Russian President Vladimir Putin has signed into law a measure that bans top officials and their families from holding foreign accounts, an act aimed at improving the government’s image.
Putin on Tuesday signed the bill that includes a ban on owning foreign bank accounts or other financial instruments such as stocks and bonds by ministers, law enforcement officials, judges, central bankers, soldiers as well as their spouses and children.
The signed law is the modified version of the original, based on which senior figures were also forbidden from owning a property in a foreign country.
Putin eliminated the clause and the revised bill was approved by both houses of parliament on April 27.
Critics and the members of the opposition accuse Putin and other officials of owning vast estates worldwide, saying that they have changed the bill to protect their own assets.
The government’s image has been tarnished recently by a tax scandal and economic downturn.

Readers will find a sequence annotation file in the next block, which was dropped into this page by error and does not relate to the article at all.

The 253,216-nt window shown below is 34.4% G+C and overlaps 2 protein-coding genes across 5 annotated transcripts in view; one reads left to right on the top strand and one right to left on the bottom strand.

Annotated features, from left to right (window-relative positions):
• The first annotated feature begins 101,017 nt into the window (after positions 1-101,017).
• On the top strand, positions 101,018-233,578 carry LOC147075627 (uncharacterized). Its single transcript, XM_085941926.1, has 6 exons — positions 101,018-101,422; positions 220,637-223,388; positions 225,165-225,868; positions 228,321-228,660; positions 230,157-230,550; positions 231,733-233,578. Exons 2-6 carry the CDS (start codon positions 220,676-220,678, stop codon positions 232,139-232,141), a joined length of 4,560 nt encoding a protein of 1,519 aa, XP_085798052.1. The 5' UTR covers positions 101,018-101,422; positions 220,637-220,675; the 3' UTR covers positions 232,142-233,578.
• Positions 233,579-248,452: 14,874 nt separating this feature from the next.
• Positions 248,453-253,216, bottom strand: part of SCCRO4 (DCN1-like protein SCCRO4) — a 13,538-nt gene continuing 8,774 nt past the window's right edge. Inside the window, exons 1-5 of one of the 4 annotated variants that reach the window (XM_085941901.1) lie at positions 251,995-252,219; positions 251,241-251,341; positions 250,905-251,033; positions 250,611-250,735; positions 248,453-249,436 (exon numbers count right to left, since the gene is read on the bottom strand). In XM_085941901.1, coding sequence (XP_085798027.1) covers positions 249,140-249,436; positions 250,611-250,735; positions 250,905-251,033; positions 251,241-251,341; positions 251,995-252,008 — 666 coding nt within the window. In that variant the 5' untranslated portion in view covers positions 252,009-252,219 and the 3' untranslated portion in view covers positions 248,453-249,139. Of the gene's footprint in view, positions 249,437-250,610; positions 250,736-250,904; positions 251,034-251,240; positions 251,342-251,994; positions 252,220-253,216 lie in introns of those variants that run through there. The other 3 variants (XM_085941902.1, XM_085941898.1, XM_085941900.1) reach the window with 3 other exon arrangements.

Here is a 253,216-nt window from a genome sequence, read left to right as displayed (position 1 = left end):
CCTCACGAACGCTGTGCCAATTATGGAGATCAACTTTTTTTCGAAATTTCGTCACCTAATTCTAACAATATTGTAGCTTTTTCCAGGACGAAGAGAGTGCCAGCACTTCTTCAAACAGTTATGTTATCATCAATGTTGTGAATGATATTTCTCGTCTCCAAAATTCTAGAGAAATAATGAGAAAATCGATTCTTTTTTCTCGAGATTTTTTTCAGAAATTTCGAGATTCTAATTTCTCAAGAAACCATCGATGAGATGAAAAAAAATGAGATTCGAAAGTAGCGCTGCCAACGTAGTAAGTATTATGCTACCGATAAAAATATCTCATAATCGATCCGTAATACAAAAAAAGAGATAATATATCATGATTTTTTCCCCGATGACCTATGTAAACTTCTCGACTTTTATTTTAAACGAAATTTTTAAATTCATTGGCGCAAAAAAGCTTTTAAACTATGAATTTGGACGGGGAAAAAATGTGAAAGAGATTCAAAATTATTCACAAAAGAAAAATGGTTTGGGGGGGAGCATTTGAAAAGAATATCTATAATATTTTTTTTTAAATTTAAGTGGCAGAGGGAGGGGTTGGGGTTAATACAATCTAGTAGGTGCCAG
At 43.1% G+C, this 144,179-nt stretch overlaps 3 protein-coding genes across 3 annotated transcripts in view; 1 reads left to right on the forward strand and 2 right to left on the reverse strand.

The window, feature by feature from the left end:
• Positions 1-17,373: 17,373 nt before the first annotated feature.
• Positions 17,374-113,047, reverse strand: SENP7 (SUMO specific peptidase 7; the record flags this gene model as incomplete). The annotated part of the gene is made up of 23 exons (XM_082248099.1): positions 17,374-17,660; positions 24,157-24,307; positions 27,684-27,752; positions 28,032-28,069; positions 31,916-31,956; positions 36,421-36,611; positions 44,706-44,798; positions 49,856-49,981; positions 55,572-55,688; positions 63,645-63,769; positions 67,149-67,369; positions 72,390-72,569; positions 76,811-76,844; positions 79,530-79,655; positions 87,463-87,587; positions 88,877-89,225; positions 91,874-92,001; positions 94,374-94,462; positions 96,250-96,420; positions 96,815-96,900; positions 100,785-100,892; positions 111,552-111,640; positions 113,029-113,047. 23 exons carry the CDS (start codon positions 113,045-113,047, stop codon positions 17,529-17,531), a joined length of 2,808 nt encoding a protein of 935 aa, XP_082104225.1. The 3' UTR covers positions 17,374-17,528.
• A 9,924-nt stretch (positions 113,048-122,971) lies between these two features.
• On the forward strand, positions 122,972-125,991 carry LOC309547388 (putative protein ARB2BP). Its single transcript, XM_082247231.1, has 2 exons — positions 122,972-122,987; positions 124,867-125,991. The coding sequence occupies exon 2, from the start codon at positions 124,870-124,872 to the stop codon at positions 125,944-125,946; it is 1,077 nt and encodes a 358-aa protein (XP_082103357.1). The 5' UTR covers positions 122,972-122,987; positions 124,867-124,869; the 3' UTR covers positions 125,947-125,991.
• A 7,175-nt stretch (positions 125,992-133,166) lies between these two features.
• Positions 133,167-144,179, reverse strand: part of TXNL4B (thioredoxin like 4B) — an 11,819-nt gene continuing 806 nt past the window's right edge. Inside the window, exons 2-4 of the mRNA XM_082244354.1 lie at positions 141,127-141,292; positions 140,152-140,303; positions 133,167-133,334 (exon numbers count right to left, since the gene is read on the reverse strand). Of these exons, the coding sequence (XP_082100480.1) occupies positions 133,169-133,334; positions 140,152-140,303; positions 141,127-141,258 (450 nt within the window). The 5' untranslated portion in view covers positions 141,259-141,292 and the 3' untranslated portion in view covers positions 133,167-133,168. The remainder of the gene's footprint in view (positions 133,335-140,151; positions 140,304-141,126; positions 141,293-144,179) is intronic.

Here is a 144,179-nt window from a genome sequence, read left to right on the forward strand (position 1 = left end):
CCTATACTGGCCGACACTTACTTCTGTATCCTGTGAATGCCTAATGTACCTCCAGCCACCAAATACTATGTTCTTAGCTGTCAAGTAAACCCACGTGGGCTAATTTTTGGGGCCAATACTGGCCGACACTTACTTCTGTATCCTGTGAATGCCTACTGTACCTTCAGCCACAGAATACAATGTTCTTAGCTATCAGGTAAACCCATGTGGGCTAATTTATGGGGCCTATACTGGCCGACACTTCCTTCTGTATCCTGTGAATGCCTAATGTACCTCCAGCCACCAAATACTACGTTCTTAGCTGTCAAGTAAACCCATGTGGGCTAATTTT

In April, First Deputy Prime Minister Igor Shuvalov and his wife Olga came under fire after international media leaked documents of top officials around the world with offshore accounts and trusts in the British Virgin Islands tax haven.
Putin's powerful chief of staff, Sergei Ivanov, said, "There are no -- and can be no -- untouchables in the fight against corruption."
Some research institutes estimate corruption amounts in Russia to be a third of the country’s gross domestic product, while others suggest it to be close to 10 percent.
This comes as the Russian government recently reduced the country's 2013 growth forecasts to 2.4 percent from its originally predicted 3.6, amid stagnating exports and faltering investment.